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Trump appointee put Tuberville in Jan. 5 meeting at White House before editing post

The edits changed the venue of the Jan. 5 meeting from the White House to Trump’s hotel.


An appointee of President Donald Trump — on the eve of the deadly attack and attempted insurrection at the U.S. Capitol — posted to his Facebook page that he was in a meeting at the White House with Alabama Sen. Tommy Tuberville, the then-director of the Republican Attorneys General Association, President Donald Trump’s sons and several of Trump’s top advisers, including attorney Rudy Giuliani. 

On the morning of Jan. 6, however, the Trump appointee edited that Facebook post to say the meeting took place at the Trump International Hotel in Washington. He also removed mention of Giuliani, according to the edit history of his post, which was still visible Wednesday. 

Charles W. Herbster’s original Facebook post, which placed the Jan. 5 meeting at the White House.

Charles W. Herbster, who was then the national chairman of the Agriculture and Rural Advisory Committee in Trump’s administration, made the Facebook post, which was first reported by journalist Seth Abramson. In the original Facebook post, dated 8:33 p.m. on Jan. 5, Herbster said: “Right now, I stand in the White House with the following patriots who are joining me in a battle for justice and truth.”

“These faithful servants of freedom need our prayers as well as the U.S. Congress. Tomorrow on Capitol Hill, they open sealed electoral voting certificates from each state. This joint session is the last official chance for our members of Congress to object to the widespread voter fraud that happened on November 3. God Bless America,” he wrote.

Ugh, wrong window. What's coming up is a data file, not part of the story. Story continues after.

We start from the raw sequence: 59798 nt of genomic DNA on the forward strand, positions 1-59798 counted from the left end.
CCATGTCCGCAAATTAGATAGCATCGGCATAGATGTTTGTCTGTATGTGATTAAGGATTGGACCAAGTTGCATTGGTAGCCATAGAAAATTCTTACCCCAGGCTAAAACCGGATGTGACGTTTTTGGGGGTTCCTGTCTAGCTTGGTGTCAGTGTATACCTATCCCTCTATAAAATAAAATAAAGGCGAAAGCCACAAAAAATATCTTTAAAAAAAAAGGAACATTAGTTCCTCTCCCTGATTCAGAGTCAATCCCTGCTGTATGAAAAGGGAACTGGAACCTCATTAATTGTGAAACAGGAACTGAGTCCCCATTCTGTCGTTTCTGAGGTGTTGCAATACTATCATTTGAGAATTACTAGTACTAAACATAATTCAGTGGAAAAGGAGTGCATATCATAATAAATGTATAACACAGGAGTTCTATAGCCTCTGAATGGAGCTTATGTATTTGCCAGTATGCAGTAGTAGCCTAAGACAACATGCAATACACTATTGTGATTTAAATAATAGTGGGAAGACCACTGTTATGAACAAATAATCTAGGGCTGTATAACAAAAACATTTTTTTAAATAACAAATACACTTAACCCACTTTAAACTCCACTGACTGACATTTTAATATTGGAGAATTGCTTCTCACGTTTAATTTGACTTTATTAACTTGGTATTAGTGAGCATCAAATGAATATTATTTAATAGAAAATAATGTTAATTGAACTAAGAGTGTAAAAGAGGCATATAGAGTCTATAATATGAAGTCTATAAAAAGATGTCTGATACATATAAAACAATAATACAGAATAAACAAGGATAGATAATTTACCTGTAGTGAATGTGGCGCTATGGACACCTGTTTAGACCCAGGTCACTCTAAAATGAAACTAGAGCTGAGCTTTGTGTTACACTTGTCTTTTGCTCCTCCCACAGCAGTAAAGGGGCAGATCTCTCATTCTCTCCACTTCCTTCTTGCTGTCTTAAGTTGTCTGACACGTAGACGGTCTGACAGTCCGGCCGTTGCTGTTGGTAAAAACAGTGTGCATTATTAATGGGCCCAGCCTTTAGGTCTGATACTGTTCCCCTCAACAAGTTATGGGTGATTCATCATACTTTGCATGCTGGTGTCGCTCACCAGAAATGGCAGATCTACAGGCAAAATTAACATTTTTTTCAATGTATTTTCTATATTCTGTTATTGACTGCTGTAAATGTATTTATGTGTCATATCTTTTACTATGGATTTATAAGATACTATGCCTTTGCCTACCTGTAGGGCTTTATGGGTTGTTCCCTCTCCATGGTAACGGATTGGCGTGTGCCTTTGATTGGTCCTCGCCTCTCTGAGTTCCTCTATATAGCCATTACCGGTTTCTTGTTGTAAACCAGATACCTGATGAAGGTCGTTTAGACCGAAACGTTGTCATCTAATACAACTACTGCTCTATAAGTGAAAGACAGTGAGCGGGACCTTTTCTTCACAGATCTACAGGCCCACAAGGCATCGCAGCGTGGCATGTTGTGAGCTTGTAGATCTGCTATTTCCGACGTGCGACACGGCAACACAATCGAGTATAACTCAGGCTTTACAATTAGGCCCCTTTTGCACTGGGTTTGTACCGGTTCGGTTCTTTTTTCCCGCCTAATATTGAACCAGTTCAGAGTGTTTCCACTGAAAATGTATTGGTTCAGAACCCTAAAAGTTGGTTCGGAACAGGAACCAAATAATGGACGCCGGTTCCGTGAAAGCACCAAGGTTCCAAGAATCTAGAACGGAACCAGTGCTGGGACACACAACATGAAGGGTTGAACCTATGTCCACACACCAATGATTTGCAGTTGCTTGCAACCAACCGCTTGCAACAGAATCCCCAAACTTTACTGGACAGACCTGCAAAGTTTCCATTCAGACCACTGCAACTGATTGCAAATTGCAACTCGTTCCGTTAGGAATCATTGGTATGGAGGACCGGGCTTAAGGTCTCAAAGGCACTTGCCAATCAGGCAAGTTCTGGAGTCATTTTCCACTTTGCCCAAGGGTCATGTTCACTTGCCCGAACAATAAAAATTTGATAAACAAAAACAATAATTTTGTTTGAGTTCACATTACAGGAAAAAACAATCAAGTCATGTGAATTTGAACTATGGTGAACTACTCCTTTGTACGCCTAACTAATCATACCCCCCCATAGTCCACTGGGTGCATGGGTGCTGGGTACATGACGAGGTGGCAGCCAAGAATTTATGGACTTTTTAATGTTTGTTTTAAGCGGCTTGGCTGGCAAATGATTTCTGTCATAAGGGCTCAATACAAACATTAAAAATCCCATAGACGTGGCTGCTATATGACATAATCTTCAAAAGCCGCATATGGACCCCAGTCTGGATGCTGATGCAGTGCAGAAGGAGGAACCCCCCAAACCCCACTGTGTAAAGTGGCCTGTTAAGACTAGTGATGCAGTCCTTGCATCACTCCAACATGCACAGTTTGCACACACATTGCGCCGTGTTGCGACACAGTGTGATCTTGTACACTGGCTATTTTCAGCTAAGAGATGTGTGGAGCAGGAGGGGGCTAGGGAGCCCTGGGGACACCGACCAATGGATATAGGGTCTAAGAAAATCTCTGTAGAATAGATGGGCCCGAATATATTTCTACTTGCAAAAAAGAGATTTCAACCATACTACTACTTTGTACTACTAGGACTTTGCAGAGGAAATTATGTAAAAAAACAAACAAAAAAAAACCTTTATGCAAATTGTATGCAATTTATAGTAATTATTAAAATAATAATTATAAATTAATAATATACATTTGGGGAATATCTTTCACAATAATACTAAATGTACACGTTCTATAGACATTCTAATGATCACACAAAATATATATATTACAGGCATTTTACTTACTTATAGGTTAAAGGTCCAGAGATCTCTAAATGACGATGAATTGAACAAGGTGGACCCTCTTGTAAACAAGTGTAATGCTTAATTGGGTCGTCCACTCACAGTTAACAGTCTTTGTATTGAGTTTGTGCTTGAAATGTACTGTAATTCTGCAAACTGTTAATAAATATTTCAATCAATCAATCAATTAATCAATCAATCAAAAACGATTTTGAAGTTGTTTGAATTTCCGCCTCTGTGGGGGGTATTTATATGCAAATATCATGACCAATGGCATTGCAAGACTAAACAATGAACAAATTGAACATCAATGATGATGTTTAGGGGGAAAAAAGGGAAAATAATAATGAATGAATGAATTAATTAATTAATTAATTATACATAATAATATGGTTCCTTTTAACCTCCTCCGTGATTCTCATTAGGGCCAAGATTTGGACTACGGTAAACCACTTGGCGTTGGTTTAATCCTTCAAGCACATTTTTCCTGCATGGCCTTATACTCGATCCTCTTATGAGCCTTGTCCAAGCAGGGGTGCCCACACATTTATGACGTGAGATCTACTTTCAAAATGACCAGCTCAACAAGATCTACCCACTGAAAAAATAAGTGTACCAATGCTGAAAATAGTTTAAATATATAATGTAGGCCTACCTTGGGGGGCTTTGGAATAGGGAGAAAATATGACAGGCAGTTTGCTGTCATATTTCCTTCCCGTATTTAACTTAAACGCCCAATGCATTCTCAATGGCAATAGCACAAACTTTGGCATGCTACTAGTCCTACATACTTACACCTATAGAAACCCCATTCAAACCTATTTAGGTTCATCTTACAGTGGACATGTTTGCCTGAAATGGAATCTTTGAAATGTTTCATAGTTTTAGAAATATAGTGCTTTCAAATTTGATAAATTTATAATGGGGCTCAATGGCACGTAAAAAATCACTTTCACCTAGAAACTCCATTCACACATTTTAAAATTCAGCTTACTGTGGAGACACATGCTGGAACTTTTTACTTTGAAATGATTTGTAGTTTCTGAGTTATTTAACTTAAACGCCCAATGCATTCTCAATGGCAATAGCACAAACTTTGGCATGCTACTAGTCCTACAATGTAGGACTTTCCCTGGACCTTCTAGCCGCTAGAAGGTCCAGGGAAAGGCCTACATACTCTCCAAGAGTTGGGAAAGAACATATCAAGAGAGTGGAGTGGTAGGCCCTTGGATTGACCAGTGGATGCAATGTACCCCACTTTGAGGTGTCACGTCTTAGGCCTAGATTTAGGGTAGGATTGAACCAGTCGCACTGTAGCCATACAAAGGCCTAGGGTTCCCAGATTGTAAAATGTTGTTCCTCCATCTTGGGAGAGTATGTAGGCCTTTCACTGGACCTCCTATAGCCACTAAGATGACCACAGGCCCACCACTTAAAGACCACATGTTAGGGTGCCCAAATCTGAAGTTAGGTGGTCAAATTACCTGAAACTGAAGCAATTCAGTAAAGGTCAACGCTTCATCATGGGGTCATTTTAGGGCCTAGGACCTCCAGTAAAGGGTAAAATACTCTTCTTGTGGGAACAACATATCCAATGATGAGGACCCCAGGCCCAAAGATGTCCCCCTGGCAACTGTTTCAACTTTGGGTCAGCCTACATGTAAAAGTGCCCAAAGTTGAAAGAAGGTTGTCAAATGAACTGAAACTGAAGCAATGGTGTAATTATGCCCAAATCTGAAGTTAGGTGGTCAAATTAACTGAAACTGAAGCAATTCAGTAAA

According to Facebook’s edit history, at 6:59 a.m. on Jan. 6, Herbster edited his post, removing mention of Giuliani and switching the location of the meeting from “Right now, I stand in the White House…” to “Right now, I stand in the private residence of the President at Trump International…” 

Tuberville, through a spokeswoman Tuesday, told APR that he did not attend a Jan. 5 meeting at the Trump International Hotel in Washington.

Charles W. Herbster’s edited Facebook post, which changed the location of the meeting to the Trump International Hotel.

In a response to followup questions Wednesday morning to Tuberville’s spokeswoman — asking whether Tuberville had met at the White House with Trump’s sons, Giuliani, then-RAGA director Adam Piper and others on Jan. 5 — the spokeswoman said: “the senator did not attend a private meeting with the people you list nor did he meet with Donald Trump.”

Nearly two hours after Herbster posted that he was standing in the White House with Tuberville and the others, Daniel Beck, the CEO of an Idaho technology company, in a Facebook post at 10:27 p.m. on Jan. 5, wrote that he’d spent the evening at the Trump International Hotel with Tuberville, Trump Jr. and girlfriend Kimberly Guilfoyle, Michael J. Lindell, Trump adviser Peter Navarro and Giuliani. He wrote:

“The Trump hotel is Amazing!! Fifteen of us spent the evening with Donald Trump Jr., Kimberly Guilfoyle, Tommy Tuberville, Michael J. Lindell, Peter Navarro, and Rudy Giuliani. We talked about the elections, illegal votes, court cases, the republics’ status, what to expect on the hill tomorrow. TRUMP WILL RETAIN THE PRESIDENCY!!!”